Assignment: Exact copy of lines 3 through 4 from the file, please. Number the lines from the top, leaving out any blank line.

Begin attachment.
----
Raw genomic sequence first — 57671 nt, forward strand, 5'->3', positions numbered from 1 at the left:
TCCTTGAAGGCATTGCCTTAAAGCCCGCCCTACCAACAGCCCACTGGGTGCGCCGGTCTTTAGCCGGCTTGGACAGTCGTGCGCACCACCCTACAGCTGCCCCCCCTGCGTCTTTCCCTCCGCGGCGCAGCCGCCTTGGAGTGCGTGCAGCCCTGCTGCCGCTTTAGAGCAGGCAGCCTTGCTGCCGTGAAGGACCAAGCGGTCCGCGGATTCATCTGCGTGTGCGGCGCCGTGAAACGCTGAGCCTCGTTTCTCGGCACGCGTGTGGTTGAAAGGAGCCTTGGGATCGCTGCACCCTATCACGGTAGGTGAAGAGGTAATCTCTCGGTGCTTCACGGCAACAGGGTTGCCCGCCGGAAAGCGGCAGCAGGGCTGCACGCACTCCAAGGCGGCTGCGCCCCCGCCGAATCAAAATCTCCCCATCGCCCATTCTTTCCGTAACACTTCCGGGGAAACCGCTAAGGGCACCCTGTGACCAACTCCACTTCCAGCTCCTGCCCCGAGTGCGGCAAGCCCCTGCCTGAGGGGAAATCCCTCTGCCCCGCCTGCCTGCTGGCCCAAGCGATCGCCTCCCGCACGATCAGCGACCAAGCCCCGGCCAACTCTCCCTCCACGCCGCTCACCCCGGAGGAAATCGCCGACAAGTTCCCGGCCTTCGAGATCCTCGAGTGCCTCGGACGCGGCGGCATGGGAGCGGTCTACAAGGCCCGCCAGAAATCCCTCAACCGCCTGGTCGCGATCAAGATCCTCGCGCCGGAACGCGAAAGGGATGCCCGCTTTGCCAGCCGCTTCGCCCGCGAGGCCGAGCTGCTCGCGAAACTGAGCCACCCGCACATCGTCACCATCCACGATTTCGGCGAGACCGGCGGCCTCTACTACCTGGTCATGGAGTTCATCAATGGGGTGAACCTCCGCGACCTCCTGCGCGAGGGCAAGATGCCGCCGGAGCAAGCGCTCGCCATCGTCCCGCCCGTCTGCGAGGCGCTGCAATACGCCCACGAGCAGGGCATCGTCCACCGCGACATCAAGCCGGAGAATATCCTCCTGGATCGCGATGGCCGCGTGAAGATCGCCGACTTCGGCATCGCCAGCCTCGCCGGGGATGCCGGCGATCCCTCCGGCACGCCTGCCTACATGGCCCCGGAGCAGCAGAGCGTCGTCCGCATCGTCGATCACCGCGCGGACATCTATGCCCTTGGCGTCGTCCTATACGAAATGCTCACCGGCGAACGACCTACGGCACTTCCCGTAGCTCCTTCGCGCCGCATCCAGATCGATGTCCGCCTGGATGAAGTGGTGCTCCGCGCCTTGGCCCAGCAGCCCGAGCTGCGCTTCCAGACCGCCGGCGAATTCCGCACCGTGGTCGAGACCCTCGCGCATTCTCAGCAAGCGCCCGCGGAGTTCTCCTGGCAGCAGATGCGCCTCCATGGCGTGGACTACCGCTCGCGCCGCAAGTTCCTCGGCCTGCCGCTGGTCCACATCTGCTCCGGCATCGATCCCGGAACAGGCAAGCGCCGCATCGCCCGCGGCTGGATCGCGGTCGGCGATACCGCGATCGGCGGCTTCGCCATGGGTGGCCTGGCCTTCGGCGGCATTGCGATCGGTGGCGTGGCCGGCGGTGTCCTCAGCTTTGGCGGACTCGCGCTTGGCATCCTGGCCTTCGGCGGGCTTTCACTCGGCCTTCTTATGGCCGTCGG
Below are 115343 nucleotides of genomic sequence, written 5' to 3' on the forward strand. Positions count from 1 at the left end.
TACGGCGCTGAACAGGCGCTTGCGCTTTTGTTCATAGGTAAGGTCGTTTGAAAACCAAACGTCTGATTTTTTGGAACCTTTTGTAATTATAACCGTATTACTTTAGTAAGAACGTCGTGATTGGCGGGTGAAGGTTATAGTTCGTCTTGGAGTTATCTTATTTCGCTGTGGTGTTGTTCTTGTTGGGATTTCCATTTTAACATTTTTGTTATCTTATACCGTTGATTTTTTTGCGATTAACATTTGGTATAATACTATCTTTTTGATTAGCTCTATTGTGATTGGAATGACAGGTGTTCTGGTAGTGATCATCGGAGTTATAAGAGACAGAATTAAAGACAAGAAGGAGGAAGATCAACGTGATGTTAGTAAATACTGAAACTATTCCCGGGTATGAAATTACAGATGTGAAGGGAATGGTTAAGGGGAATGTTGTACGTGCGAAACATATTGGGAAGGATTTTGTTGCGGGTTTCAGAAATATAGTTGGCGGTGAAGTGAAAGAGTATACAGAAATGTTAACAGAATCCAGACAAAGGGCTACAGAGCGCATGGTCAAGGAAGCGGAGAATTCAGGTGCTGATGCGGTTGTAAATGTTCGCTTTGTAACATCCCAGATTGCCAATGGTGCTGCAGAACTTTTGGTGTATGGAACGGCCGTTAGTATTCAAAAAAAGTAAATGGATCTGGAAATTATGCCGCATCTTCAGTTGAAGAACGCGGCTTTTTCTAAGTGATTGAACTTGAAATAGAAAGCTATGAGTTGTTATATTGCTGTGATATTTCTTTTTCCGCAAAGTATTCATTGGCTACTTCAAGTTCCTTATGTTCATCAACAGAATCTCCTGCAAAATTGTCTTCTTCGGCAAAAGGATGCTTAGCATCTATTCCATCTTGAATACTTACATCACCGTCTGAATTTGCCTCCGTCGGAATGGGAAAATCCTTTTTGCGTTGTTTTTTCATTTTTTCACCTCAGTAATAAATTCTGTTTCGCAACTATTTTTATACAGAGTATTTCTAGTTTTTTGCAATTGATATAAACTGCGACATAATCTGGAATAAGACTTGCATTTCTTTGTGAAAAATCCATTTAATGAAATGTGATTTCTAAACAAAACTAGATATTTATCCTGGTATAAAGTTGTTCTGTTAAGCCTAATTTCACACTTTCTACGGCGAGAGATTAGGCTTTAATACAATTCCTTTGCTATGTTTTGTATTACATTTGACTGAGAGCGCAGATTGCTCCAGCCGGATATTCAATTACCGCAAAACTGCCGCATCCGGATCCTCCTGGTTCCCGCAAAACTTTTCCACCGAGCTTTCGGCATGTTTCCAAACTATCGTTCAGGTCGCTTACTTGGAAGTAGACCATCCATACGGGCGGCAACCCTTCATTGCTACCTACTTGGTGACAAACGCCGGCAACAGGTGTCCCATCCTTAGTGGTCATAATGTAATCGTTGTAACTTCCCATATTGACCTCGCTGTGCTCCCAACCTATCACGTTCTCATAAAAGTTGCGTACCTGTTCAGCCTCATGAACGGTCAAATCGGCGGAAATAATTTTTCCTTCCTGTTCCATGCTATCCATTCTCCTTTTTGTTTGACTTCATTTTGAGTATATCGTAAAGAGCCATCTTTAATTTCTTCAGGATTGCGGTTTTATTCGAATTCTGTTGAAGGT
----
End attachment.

Below are 115343 nucleotides of genomic sequence, written 5' to 3' on the forward strand. Positions count from 1 at the left end.
TACGGCGCTGAACAGGCGCTTGCGCTTTTGTTCATAGGTAAGGTCGTTTGAAAACCAAACGTCTGATTTTTTGGAACCTTTTGTAATTATAACCGTATTACTTTAGTAAGAACGTCGTGATTGGCGGGTGAAGGTTATAGTTCGTCTTGGAGTTATCTTATTTCGCTGTGGTGTTGTTCTTGTTGGGATTTCCATTTTAACATTTTTGTTATCTTATACCGTTGATTTTTTTGCGATTAACATTTGGTATAATACTATCTTTTTGATTAGCTCTATTGTGATTGGAATGACAGGTGTTCTGGTAGTGATCATCGGAGTTATAAGAGACAGAATTAAAGACAAGAAGGAGGAAGATCAACGTGATGTTAGTAAATACTGAAACTATTCCCGGGTATGAAATTACAGATGTGAAGGGAATGGTTAAGGGGAATGTTGTACGTGCGAAACATATTGGGAAGGATTTTGTTGCGGGTTTCAGAAATATAGTTGGCGGTGAAGTGAAAGAGTATACAGAAATGTTAACAGAATCCAGACAAAGGGCTACAGAGCGCATGGTCAAGGAAGCGGAGAATTCAGGTGCTGATGCGGTTGTAAATGTTCGCTTTGTAACATCCCAGATTGCCAATGGTGCTGCAGAACTTTTGGTGTATGGAACGGCCGTTAGTATTCAAAAAAAGTAAATGGATCTGGAAATTATGCCGCATCTTCAGTTGAAGAACGCGGCTTTTTCTAAGTGATTGAACTTGAAATAGAAAGCTATGAGTTGTTATATTGCTGTGATATTTCTTTTTCCGCAAAGTATTCATTGGCTACTTCAAGTTCCTTATGTTCATCAACAGAATCTCCTGCAAAATTGTCTTCTTCGGCAAAAGGATGCTTAGCATCTATTCCATCTTGAATACTTACATCACCGTCTGAATTTGCCTCCGTCGGAATGGGAAAATCCTTTTTGCGTTGTTTTTTCATTTTTTCACCTCAGTAATAAATTCTGTTTCGCAACTATTTTTATACAGAGTATTTCTAGTTTTTTGCAATTGATATAAACTGCGACATAATCTGGAATAAGACTTGCATTTCTTTGTGAAAAATCCATTTAATGAAATGTGATTTCTAAACAAAACTAGATATTTATCCTGGTATAAAGTTGTTCTGTTAAGCCTAATTTCACACTTTCTACGGCGAGAGATTAGGCTTTAATACAATTCCTTTGCTATGTTTTGTATTACATTTGACTGAGAGCGCAGATTGCTCCAGCCGGATATTCAATTACCGCAAAACTGCCGCATCCGGATCCTCCTGGTTCCCGCAAAACTTTTCCACCGAGCTTTCGGCATGTTTCCAAACTATCGTTCAGGTCGCTTACTTGGAAGTAGACCATCCATACGGGCGGCAACCCTTCATTGCTACCTACTTGGTGACAAACGCCGGCAACAGGTGTCCCATCCTTAGTGGTCATAATGTAATCGTTGTAACTTCCCATATTGACCTCGCTGTGCTCCCAACCTATCACGTTCTCATAAAAGTTGCGTACCTGTTCAGCCTCATGAACGGTCAAATCGGCGGAAATAATTTTTCCTTCCTGTTCCATGCTATCCATTCTCCTTTTTGTTTGACTTCATTTTGAGTATATCGTAAAGAGCCATCTTTAATTTCTTCAGGATTGCGGTTTTATTCGAATTCTGTTGAAGGT